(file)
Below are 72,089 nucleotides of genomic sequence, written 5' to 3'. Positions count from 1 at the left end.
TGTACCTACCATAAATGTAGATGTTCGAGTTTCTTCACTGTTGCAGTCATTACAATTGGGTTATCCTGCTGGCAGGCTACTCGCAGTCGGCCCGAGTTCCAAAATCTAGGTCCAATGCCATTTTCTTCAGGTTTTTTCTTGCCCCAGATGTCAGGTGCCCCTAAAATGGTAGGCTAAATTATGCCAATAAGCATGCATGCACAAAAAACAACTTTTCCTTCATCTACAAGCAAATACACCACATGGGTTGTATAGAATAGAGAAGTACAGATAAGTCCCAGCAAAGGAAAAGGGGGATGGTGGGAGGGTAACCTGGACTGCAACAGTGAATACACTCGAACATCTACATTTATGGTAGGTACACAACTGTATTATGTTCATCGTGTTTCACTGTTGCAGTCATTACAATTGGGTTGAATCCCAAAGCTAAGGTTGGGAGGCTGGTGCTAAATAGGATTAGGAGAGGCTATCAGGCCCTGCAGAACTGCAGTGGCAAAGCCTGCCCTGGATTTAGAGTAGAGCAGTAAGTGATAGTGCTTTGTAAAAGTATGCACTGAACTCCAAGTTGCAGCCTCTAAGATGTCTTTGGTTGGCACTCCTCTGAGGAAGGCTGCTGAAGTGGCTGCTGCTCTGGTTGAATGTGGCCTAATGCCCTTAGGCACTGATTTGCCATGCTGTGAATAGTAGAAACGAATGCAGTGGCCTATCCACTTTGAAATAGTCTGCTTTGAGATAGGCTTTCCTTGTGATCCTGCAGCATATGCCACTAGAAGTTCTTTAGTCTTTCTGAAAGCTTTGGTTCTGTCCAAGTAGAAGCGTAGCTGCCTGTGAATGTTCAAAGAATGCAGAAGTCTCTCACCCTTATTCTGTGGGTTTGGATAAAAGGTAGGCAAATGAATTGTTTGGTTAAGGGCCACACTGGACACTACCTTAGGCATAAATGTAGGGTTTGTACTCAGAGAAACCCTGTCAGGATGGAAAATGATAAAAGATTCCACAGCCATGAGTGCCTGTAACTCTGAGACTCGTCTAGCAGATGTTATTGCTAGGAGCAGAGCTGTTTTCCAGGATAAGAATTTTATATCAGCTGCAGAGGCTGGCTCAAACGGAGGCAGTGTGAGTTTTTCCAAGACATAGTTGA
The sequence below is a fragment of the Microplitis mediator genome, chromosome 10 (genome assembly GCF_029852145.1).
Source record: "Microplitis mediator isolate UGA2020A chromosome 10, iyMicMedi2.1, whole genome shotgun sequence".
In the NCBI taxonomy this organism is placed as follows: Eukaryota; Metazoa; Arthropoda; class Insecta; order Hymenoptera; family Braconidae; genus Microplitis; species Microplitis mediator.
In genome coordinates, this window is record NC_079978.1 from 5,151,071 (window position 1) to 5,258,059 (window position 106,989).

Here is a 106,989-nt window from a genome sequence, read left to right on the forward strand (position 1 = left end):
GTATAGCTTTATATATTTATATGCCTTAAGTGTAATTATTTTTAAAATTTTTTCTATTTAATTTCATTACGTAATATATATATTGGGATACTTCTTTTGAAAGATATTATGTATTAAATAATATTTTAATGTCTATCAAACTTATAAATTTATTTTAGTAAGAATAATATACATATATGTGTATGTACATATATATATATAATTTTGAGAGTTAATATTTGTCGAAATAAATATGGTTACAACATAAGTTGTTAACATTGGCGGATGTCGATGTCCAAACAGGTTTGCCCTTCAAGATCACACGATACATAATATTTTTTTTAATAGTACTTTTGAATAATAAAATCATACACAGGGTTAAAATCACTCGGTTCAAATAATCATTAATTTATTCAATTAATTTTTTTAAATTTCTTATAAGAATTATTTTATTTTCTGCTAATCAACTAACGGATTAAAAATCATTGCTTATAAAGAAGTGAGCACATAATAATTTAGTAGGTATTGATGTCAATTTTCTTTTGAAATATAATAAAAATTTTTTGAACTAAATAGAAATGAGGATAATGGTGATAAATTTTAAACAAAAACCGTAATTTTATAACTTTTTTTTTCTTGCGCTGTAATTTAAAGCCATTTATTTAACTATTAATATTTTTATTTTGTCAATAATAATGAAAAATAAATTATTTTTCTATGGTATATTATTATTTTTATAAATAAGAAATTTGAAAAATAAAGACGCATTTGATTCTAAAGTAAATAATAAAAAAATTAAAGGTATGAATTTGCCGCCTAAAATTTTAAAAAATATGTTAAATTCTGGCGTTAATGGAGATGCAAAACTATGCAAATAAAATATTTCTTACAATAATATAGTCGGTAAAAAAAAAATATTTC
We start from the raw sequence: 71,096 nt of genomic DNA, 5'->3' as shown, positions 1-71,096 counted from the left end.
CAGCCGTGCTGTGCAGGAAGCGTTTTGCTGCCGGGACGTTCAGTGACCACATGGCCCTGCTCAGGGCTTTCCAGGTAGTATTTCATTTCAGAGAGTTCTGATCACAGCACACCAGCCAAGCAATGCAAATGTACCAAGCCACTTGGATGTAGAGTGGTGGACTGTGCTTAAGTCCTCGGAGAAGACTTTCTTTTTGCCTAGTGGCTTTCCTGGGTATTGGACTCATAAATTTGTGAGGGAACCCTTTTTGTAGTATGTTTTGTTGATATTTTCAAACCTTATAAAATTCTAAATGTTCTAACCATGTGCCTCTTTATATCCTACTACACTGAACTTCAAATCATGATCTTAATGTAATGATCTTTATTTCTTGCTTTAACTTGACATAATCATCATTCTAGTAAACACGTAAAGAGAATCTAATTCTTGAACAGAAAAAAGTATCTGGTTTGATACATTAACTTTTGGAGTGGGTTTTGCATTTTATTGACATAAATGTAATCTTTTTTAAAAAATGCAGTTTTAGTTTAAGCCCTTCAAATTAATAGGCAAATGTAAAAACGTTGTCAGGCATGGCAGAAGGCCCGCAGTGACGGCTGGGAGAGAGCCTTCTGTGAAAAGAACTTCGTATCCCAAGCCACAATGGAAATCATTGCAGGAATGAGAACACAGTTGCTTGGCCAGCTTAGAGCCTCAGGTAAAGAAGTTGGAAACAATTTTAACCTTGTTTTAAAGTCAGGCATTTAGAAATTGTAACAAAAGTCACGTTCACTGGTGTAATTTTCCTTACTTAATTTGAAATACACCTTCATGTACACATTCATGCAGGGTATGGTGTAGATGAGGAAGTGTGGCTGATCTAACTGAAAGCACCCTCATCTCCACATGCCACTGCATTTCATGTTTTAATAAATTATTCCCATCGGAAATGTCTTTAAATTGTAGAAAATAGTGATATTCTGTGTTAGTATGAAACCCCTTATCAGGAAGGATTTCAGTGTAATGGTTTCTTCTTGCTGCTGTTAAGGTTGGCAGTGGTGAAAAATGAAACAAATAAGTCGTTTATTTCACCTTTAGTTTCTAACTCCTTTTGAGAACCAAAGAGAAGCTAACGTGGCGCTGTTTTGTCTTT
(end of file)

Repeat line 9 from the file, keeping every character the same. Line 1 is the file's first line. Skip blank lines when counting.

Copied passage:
We start from the raw sequence: 71,096 nt of genomic DNA, 5'->3' as shown, positions 1-71,096 counted from the left end.